There is no question that global warming will have a significant impact on already existing problems such as malaria, malnutrition, and water shortages. But this doesn't mean the best way to solve them is to cut carbon emissions.
Think on a 50-year scale, which is a much more natural time-scale for global warming. The US is right now spending about 200 million dollars annually on research into renewable energy.
In the rich world, the environmental situation has improved dramatically. In the United States, the most important environmental indicator, particulate air pollution, has been cut by more than half since 1955, rivers and coastal waters have dramatically improved, and forests are increasing.
The obvious issue is providing clean drinking water and sanitation to every single human being on earth at the cost of little more than one year of the Kyoto treaty.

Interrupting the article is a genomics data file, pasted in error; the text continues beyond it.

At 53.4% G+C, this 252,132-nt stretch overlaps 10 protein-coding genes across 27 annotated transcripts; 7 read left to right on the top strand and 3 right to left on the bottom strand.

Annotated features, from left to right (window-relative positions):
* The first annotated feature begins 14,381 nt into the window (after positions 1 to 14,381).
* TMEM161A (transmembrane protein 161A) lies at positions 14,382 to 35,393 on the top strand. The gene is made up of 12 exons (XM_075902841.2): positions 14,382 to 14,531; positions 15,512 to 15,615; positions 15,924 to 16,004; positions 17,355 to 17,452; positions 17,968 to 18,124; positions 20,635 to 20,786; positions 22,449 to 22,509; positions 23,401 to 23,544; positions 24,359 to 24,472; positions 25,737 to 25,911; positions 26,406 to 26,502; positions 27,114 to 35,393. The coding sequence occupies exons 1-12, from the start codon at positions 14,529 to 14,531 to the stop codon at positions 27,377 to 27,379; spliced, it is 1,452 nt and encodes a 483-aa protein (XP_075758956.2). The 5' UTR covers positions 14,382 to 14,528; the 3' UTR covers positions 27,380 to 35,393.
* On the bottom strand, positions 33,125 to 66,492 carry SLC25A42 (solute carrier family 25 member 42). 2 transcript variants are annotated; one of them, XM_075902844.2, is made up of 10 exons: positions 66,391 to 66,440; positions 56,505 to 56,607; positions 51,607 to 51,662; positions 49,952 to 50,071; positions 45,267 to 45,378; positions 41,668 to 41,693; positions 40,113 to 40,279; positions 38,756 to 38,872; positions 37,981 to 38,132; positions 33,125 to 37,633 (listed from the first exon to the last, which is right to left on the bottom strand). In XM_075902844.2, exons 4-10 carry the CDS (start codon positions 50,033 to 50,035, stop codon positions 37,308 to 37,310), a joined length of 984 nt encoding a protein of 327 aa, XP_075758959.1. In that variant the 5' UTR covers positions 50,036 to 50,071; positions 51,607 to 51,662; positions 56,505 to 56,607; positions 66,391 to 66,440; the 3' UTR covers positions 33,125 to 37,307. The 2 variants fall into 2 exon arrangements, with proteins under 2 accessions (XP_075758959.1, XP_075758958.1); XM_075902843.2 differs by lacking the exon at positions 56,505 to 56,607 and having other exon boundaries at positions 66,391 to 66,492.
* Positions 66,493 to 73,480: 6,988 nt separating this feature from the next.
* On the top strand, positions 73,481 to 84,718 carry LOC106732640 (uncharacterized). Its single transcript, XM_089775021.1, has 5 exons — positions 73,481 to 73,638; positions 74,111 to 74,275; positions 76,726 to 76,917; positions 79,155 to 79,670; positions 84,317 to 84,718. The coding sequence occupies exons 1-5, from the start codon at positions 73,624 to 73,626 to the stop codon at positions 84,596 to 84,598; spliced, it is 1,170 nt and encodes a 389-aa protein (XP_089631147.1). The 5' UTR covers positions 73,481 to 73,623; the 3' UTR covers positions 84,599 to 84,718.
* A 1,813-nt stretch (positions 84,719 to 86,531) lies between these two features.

Listen, global warming is a real problem, but it' s not the end of the world. A 30-centimetre sea level rise is just not going to bring the world to a standstill, just like it didn't over the last 150 years.
To some, a cap-and-trade system might sound like a neat approach where the market sorts everything out. But in fact, in some ways it is worse than a tax. With a tax, the costs are obvious. With a cap-and-trade system, the costs are hidden and shifted around. For that reason, many politicians tend to like it. But that is dangerous.